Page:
Ali Says Crowds Cause Him To Slur His Speech
Jun. 09, 1988
WASHINGTON (AP) _ Muhammad Ali says he must take medication every three hours to relieve some of the symptoms of Parkinson's syndrome, but he insists he is not brain- damaged and his slurred speech comes from fear of crowds.
''It's unfortunate that people have an image of me as a legendary figure ... and if they see me as anything less than Superman, they can't accept it,'' he said in an interview published today in The Washington Post.
The former three-time heavyweight champion said he is frustrated that he can't demonstrate to people that he is not brain-damaged and that he is hurt when people talk about him in his presence as if he doesn't understand them.
''I bet you're surprised I'm talking this good,'' Ali said to a Post reporter during the telephone interview. ''See, I'm not stupid. I'm not brain- damaged. The mind is good. ... The difference now is that I don't feel so crowded.''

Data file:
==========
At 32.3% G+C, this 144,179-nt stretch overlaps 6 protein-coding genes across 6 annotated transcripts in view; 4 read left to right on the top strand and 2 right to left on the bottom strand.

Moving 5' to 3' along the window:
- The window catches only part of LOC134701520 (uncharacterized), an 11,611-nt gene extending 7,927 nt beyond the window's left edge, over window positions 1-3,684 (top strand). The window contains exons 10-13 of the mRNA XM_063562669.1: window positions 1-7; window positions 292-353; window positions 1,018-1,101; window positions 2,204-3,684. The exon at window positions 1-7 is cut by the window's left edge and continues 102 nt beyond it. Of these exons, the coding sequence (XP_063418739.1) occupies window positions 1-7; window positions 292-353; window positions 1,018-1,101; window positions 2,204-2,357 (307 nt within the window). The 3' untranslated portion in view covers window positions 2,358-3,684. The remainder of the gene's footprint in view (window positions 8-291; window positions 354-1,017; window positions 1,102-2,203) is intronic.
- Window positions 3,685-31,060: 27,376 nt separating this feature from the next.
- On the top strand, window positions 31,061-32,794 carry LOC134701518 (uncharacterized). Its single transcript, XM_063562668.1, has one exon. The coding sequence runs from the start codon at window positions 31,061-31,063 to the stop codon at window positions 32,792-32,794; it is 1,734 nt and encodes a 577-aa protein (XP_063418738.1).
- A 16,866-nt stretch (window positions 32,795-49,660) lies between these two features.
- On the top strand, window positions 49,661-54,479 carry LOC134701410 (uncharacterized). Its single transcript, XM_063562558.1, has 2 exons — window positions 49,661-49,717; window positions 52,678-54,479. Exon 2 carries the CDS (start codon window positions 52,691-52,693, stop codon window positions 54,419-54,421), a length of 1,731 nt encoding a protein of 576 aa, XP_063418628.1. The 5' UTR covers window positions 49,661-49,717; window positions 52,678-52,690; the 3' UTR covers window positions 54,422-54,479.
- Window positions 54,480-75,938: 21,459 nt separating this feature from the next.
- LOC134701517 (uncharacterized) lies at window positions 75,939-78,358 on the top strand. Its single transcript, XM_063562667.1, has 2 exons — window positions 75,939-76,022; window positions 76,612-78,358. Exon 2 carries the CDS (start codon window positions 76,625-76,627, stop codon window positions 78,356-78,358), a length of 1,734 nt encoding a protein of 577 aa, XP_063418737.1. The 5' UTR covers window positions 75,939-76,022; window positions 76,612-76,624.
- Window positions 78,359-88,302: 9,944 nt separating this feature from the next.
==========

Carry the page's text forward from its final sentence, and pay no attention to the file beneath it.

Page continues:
''When it's crowded, I feel pressure and I just can't project,'' he said.
Ali was in Washington to attend a Capitol Hill news conference Tuesday to announce the appointment of a friend, Stephen Saltzburg, to a Justice Department post.
Doctors have said Ali's illness is a progressive neurological degeneration related to Parkinson's disease that was caused by blows he suffered during his boxing career. Parkinson's disease is a potentially fatal condition that causes gradual loss of muscle control, sometimes leading to the slurred speech that has been the source of rumors about Ali being brain-damaged.
Ali said the medication he takes every three hours ''makes a real difference'' in how he feels. He wouldn't discuss the treatment in detail, but said his speech shows it if he deviates from the regimen.
''God gave me this physical impairment to remind me that I am not the greatest. He is,'' he said.
During the wide-ranging interview, Ali also spoke of Jesse Jackson's presidential campaign and Soviet leader Mikhail S. Gorbachev.
''I like Jesse, but I think his timing's off,'' he said.
''He needs to prove that he is not just a cheerleader. He should run for office and get himself elected governor or senator. I think it's too big a responsibility for him to be the leader of the free world right out of the starting gate.''
About Gorbachev, Ali said: ''If it's all a show, he's a better actor than Ronald Reagan.''